By Daniel Webster, dWeb.News
Science & Exploration
ESA / Science & Exploration / Human and Robotic Exploration
After being launched today on a Proton rocket at 16:58 CEST, the European Robotic Arm (ERA), is now on its way to orbit.
The robot, measuring 11m in length, is being transported folded and attached to its home base – the Multipurpose Laboratory Modul, also known as ‘Nauka. Nauka and ERA were placed into orbit by the Proton-M booster around 10 minutes after liftoff. They are almost 200 km above Earth.
Two robotic arms are already part of the International Space Station’s robotic arsenal. The Canadian and Japanese robots are crucial in berthing spacecraft, transferring payloads, and carrying astronauts. However, neither arm is capable of reaching the Russian segment. ERA is the first robot that can ‘walk’ around the Russian sections of the orbital complex. It can transport astronauts between different sites and handle components up to 8000kg with 5 mm precision.
ERA at work on the International Space Station
David Parker, Director of Human and Robotic Exploration at ESA, stated that the European Robotic Arm would move hand-over-hand through the Russian parts of Station. This will give space operations more freedom, flexibility, and more skill. He adds that the Space Station is getting a mid-life upgrade following 20 years of orbit. This is a chance to modernise space using a commercial approach. The European Robotic Arm’s installation and launch is a landmark for Russia and Europe in space. The robot was built by a consortium of 22 European companies representing seven countries. After 14 years of perseverance, the long-awaited debut of this European-made robotics machine is finally here.
A new arm for space
Nauka will need to slowly lift its orbit and catch up to the Space Station for eight days. The new module will dock automatically to Zvezda, the heart of the Russian segment, on 29 July at 15.26 CEST. Thomas Pesquet, an ESA astronaut, will receive the robot arm and help in its setup. Five spacewalks will be conducted to make ERA ready for space operations. Some of these will be performed by Samantha Cristoforetti and Matthias Maurer from the ESA.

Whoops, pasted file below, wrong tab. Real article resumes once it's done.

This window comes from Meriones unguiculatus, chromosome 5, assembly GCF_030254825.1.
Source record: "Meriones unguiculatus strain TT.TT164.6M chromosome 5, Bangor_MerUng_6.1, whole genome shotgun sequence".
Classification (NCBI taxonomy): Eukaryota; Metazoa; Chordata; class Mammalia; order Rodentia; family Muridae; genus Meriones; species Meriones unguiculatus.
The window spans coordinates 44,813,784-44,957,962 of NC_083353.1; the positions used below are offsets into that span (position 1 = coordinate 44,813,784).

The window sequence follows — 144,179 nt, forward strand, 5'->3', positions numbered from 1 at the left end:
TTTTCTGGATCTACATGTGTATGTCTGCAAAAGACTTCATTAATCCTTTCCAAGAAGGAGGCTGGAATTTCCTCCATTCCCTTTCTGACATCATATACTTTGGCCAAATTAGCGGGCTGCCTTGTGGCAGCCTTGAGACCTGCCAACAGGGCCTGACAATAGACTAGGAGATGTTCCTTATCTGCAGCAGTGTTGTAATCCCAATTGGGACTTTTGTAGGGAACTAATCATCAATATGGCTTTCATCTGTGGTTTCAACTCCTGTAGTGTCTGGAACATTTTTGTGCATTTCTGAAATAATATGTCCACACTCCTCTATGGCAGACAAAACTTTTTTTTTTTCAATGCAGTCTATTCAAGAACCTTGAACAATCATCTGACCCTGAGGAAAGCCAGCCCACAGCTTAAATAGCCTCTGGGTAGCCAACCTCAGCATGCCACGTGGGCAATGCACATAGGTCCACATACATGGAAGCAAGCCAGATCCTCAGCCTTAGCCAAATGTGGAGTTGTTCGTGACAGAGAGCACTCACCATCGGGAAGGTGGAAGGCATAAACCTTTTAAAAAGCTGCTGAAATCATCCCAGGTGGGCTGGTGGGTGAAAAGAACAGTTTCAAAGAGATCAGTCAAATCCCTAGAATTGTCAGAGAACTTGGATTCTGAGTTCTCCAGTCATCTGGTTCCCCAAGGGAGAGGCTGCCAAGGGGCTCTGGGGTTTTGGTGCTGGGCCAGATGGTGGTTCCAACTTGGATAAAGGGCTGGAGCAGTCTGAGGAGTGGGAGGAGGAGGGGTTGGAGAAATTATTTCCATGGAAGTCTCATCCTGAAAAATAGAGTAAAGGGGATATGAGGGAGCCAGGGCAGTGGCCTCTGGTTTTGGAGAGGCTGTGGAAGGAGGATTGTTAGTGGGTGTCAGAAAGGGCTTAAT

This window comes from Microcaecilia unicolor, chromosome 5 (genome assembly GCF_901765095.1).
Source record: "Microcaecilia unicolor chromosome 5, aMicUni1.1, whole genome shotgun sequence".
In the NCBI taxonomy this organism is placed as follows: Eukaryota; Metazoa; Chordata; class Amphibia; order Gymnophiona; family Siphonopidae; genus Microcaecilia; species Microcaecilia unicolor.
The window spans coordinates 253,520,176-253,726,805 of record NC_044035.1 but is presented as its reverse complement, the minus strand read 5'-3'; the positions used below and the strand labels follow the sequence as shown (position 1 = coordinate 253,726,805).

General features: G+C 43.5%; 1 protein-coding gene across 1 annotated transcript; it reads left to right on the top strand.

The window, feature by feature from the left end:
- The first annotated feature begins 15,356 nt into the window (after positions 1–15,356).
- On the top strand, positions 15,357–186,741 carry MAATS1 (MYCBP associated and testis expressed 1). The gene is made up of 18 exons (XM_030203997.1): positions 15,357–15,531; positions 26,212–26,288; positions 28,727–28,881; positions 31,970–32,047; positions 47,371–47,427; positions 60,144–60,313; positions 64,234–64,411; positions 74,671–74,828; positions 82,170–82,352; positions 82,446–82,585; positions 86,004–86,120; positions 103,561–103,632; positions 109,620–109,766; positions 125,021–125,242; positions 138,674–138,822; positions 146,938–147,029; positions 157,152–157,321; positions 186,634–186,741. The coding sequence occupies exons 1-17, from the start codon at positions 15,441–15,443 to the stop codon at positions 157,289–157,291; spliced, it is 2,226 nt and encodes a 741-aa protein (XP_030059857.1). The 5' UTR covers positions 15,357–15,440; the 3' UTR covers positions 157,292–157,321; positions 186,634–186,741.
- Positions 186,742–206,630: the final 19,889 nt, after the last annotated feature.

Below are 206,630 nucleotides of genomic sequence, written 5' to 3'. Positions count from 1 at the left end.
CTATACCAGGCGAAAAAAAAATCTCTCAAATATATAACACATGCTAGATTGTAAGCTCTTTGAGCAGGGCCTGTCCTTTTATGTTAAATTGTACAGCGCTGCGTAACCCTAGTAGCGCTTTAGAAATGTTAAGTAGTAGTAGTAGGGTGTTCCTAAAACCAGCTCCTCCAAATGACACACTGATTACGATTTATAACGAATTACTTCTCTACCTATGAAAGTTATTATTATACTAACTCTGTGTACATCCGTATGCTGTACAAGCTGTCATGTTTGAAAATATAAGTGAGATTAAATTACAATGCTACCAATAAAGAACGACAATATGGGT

Samantha Cristoforetti trains alongside the European Robotic Arm
The crew can control ERA both inside and outside of the Space Station. This is a unique feature that no other robotic arm has. ERA’s first year on the Space Station saw it install a large radiator, and set up the Nauka airlock.
Europe, together with its international partners, is working to extend the Space Station’s life for many years to come. “Our home in space continues to be improved. Europe’s Columbus laboratory is receiving new science racks, fast data connections, and external and internal platforms that are commercially available for more users. David Parker points out that Thomas Pesquet, an ESA astronaut, has been contributing to the upgrade of the Station’s power using new solar arrays.” The symbolic European-Russian handshake will allow for autonomous and real-time telerobotic operations. This is crucial for future missions to Mars and the Moon.
Where is the European Robotic Arm located?
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